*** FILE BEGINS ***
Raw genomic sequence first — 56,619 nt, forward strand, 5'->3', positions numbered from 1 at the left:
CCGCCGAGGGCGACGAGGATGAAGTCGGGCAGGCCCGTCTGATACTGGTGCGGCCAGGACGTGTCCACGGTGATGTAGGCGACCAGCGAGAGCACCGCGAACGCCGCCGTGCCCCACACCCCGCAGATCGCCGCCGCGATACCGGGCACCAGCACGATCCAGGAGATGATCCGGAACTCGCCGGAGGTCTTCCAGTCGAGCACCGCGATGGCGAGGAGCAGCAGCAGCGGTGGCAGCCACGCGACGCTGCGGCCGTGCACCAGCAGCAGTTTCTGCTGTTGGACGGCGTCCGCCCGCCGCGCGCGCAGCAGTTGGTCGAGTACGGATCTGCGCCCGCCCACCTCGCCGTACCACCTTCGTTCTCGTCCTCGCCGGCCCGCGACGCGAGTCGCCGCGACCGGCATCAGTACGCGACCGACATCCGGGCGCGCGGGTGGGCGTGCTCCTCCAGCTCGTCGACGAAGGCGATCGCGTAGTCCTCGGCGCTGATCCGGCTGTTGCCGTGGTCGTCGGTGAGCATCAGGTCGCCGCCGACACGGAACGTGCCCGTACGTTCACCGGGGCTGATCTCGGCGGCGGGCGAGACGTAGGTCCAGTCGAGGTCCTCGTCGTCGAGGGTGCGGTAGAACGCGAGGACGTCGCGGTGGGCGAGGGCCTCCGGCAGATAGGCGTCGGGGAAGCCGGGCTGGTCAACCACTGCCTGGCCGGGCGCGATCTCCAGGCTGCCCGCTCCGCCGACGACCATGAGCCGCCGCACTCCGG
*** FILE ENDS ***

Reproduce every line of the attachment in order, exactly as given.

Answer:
Raw genomic sequence first — 56,619 nt, forward strand, 5'->3', positions numbered from 1 at the left:
CCGCCGAGGGCGACGAGGATGAAGTCGGGCAGGCCCGTCTGATACTGGTGCGGCCAGGACGTGTCCACGGTGATGTAGGCGACCAGCGAGAGCACCGCGAACGCCGCCGTGCCCCACACCCCGCAGATCGCCGCCGCGATACCGGGCACCAGCACGATCCAGGAGATGATCCGGAACTCGCCGGAGGTCTTCCAGTCGAGCACCGCGATGGCGAGGAGCAGCAGCAGCGGTGGCAGCCACGCGACGCTGCGGCCGTGCACCAGCAGCAGTTTCTGCTGTTGGACGGCGTCCGCCCGCCGCGCGCGCAGCAGTTGGTCGAGTACGGATCTGCGCCCGCCCACCTCGCCGTACCACCTTCGTTCTCGTCCTCGCCGGCCCGCGACGCGAGTCGCCGCGACCGGCATCAGTACGCGACCGACATCCGGGCGCGCGGGTGGGCGTGCTCCTCCAGCTCGTCGACGAAGGCGATCGCGTAGTCCTCGGCGCTGATCCGGCTGTTGCCGTGGTCGTCGGTGAGCATCAGGTCGCCGCCGACACGGAACGTGCCCGTACGTTCACCGGGGCTGATCTCGGCGGCGGGCGAGACGTAGGTCCAGTCGAGGTCCTCGTCGTCGAGGGTGCGGTAGAACGCGAGGACGTCGCGGTGGGCGAGGGCCTCCGGCAGATAGGCGTCGGGGAAGCCGGGCTGGTCAACCACTGCCTGGCCGGGCGCGATCTCCAGGCTGCCCGCTCCGCCGACGACCATGAGCCGCCGCACTCCGG